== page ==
Then I had a good friend whose dad was at Kraft. He was a sales rep, and he knew a food guy named John Mitchell, who turned out to be my mentor. He pretty much taught me everything I know. And he was looking for a sales rep. John hired me as a sales rep for Eisenhart and Associates in October 1984, when I was only five months out of college. They were a St. Louis-based food broker. Food brokers get paid to represent products. We represented products like Planter’s Peanuts and Banquet frozen foods and they paid commission based on product placement in the stores,
Q: As a foodie, what’s your favorite meal?
A: A good filet. When I first got into the food business, I wanted so badly for us to represent A1 Steak Sauce, and we actually ended up getting that account. I thought I was in hog heaven because I got free samples, and the stuff was expensive. Probably steak, a baked potato with butter and sour cream. My dad was a big cook because my mom died when we were so young, so he took over that duty. For him, Sunday was always a special meal, like stuffed pork chops or a roast that was in the oven all day. We had burgers on Saturday nights.
Q: What do you like most about the career you chose?
A: Sales is a function of marketing, and I have always been interested in sales since I had a paper route with The News-Gazette as a young kid. Our family had a paper route in the Lincolnshire area for about 17 years. Every child in the family took their turn doing the paper route when they were old enough. We would keep track of every home that gave us a Christmas bonus, and for each one of those homes we used to place their News-Gazette in the door, rain or shine, instead of throwing it at the concrete.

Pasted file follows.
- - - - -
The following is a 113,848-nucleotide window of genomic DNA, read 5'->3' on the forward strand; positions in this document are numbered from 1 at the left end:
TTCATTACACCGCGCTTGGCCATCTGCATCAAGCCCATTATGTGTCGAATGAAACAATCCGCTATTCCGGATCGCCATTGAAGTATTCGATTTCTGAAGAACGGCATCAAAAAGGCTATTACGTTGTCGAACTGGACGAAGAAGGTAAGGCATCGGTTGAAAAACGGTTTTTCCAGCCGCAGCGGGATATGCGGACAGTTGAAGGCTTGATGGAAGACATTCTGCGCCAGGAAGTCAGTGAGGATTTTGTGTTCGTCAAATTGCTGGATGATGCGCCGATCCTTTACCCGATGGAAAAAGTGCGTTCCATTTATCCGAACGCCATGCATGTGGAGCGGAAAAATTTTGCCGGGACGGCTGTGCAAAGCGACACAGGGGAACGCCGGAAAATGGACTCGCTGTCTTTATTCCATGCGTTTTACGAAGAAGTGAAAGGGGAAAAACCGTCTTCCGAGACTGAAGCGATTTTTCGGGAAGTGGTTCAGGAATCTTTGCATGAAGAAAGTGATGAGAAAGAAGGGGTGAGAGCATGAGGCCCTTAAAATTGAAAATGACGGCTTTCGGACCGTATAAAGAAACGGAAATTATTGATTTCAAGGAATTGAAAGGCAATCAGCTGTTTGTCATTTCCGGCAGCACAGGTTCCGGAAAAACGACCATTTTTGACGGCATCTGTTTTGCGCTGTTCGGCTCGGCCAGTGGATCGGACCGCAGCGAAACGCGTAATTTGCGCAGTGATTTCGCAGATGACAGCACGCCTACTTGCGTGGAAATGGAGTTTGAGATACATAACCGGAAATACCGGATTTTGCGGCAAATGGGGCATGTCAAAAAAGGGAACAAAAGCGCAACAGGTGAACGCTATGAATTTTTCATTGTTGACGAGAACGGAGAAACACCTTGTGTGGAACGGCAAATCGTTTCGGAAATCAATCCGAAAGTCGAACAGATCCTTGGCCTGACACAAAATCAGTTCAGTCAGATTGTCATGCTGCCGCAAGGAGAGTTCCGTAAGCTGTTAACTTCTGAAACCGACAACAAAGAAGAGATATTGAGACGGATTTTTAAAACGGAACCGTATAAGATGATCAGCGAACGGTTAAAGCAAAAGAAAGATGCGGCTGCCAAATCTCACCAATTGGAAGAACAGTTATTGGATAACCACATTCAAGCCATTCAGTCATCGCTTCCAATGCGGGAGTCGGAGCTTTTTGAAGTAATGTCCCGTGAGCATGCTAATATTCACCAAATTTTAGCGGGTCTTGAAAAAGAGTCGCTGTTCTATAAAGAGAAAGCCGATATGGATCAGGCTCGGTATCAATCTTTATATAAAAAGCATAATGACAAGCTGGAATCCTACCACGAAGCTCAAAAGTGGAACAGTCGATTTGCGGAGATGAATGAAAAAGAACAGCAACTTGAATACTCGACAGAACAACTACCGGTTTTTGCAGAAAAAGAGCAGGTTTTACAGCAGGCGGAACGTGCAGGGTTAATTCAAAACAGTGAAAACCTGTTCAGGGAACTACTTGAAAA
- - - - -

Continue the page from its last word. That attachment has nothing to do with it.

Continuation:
Some of the people gave me a $20 tip, and one guy used to give me 50 bucks. Some people would give me Fannie Mae candy and give me money. One year, a customer asked me why I put Mr. So and So’s paper in the door every day. I told the customer that Mr. So and So appreciated my service at Christmastime.
Then, in junior high school, I used to sell gum. I had a jacket that I always wore, and inside the jacket I carried bunches of sticks of gum. I could carry like 20 of them in my jacket at a time. I think I paid a quarter for each of them and sold them to my classmates at Edison for a buck.
Q: Whose poster was on the wall of your bedroom when you were a boy?
A: I had a poster for actor James Brolin, and I had a Ringling Bros. and Barnum & Bailey Circus poster.
Q: Who is your favorite musician?
A: It depends on my mood. Jim Brickman is my favorite piano guy. My parents had a piano and an organ, and my sisters would go in there to practice. I would sit on the couch, listen to them practice and then fall asleep. I like everything from Christian music to hard rock. I’m a big fan of Styx and REO Speedwagon.
Q: What is your favorite vacation destination?
A: St. Thomas in the Virgin Islands. That’s where I proposed to my wife, and she loves shopping there. She usually gets a piece of jewelry when we go there. We always say at the Marriott Frenchmen’s Reef. We go there every several years.
Q: What is your advice for young people interested in a career in marketing?
A: The best thing is to get a master’s degree to get an edge in the marketing department. You have to have a passion to sell the stuff, to convince a company to carry this line. It’s challenging. And don’t take no for an answer. If somebody tells you no the first time, try again with a different angle. Sometimes it takes me four or five times to present an item before the store decides to carry it.
Q: Most importantly, how many dogs do you have?
A: We have three dogs— Hootie, Zip and Mr. Hawk— and they are all mutts. One is from the Humane Society in Urbana, and the second one is from a rescue organization in Paris. We got the third dog when a lady was going to take him to the pound because she didn’t want him any more, so we said we would foster him. All of a sudden we decided to keep him. He’s just a great little dog.